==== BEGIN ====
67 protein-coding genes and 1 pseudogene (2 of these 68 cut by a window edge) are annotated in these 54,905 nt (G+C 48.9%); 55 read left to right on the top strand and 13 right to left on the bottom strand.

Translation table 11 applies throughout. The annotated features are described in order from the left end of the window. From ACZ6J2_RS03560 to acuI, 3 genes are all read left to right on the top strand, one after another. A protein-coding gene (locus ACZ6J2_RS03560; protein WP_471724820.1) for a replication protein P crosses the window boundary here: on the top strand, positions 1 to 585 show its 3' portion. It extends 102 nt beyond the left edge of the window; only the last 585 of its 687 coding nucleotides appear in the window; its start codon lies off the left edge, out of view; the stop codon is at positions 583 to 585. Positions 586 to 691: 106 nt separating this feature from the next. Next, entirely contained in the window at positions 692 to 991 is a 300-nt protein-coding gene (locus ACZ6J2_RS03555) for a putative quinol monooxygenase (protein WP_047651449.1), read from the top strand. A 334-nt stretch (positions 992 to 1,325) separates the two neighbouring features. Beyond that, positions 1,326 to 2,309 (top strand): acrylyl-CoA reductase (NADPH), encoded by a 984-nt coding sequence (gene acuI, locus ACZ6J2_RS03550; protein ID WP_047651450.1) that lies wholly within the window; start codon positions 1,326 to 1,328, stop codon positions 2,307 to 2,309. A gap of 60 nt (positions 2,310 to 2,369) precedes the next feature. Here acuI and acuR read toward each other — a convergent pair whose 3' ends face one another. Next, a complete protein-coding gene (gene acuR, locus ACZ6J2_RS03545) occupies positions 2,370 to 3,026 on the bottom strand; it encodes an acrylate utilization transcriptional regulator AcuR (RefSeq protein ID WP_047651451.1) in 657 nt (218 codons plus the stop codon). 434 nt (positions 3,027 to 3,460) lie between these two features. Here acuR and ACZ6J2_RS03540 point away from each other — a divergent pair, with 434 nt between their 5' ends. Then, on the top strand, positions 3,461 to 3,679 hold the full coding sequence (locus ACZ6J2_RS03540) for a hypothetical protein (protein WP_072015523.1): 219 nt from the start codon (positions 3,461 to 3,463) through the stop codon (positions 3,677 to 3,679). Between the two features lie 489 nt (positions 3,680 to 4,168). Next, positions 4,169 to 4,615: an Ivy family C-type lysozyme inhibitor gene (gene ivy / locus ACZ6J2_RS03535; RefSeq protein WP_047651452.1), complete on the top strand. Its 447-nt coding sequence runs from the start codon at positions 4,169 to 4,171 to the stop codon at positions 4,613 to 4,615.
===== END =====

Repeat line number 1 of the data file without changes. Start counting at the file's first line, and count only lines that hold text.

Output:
67 protein-coding genes and 1 pseudogene (2 of these 68 cut by a window edge) are annotated in these 54,905 nt (G+C 48.9%); 55 read left to right on the top strand and 13 right to left on the bottom strand.